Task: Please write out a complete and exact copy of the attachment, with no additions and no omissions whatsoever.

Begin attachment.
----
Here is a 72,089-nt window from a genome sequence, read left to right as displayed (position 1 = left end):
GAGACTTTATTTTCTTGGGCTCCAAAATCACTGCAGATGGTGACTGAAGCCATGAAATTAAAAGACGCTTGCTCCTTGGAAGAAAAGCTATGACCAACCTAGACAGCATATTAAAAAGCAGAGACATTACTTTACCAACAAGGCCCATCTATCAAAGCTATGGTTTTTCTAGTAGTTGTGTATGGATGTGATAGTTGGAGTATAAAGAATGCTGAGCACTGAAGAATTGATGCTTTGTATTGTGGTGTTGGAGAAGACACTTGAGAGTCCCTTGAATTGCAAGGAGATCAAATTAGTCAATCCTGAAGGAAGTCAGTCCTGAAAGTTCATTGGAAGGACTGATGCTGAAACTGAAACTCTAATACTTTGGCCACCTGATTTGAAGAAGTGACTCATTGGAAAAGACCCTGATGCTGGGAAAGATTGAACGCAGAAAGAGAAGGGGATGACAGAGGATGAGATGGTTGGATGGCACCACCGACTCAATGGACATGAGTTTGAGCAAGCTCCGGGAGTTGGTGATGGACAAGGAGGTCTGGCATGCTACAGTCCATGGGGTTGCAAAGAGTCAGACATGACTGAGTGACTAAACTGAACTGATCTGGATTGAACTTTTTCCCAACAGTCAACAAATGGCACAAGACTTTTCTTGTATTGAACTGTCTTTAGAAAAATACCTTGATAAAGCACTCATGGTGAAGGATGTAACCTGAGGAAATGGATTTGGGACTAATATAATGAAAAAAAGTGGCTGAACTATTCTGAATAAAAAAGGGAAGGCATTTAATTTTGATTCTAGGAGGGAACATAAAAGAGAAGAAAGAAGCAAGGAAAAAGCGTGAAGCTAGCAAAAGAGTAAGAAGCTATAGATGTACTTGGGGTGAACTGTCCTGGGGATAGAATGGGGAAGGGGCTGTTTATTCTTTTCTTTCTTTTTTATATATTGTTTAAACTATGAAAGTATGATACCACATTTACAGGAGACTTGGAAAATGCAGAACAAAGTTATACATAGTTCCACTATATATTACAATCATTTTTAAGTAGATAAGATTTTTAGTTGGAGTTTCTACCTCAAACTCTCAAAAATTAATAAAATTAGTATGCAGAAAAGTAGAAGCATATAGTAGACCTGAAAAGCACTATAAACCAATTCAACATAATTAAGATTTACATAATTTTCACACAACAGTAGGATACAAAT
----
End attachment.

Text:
Here is a 72,089-nt window from a genome sequence, read left to right as displayed (position 1 = left end):
GAGACTTTATTTTCTTGGGCTCCAAAATCACTGCAGATGGTGACTGAAGCCATGAAATTAAAAGACGCTTGCTCCTTGGAAGAAAAGCTATGACCAACCTAGACAGCATATTAAAAAGCAGAGACATTACTTTACCAACAAGGCCCATCTATCAAAGCTATGGTTTTTCTAGTAGTTGTGTATGGATGTGATAGTTGGAGTATAAAGAATGCTGAGCACTGAAGAATTGATGCTTTGTATTGTGGTGTTGGAGAAGACACTTGAGAGTCCCTTGAATTGCAAGGAGATCAAATTAGTCAATCCTGAAGGAAGTCAGTCCTGAAAGTTCATTGGAAGGACTGATGCTGAAACTGAAACTCTAATACTTTGGCCACCTGATTTGAAGAAGTGACTCATTGGAAAAGACCCTGATGCTGGGAAAGATTGAACGCAGAAAGAGAAGGGGATGACAGAGGATGAGATGGTTGGATGGCACCACCGACTCAATGGACATGAGTTTGAGCAAGCTCCGGGAGTTGGTGATGGACAAGGAGGTCTGGCATGCTACAGTCCATGGGGTTGCAAAGAGTCAGACATGACTGAGTGACTAAACTGAACTGATCTGGATTGAACTTTTTCCCAACAGTCAACAAATGGCACAAGACTTTTCTTGTATTGAACTGTCTTTAGAAAAATACCTTGATAAAGCACTCATGGTGAAGGATGTAACCTGAGGAAATGGATTTGGGACTAATATAATGAAAAAAAGTGGCTGAACTATTCTGAATAAAAAAGGGAAGGCATTTAATTTTGATTCTAGGAGGGAACATAAAAGAGAAGAAAGAAGCAAGGAAAAAGCGTGAAGCTAGCAAAAGAGTAAGAAGCTATAGATGTACTTGGGGTGAACTGTCCTGGGGATAGAATGGGGAAGGGGCTGTTTATTCTTTTCTTTCTTTTTTATATATTGTTTAAACTATGAAAGTATGATACCACATTTACAGGAGACTTGGAAAATGCAGAACAAAGTTATACATAGTTCCACTATATATTACAATCATTTTTAAGTAGATAAGATTTTTAGTTGGAGTTTCTACCTCAAACTCTCAAAAATTAATAAAATTAGTATGCAGAAAAGTAGAAGCATATAGTAGACCTGAAAAGCACTATAAACCAATTCAACATAATTAAGATTTACATAATTTTCACACAACAGTAGGATACAAAT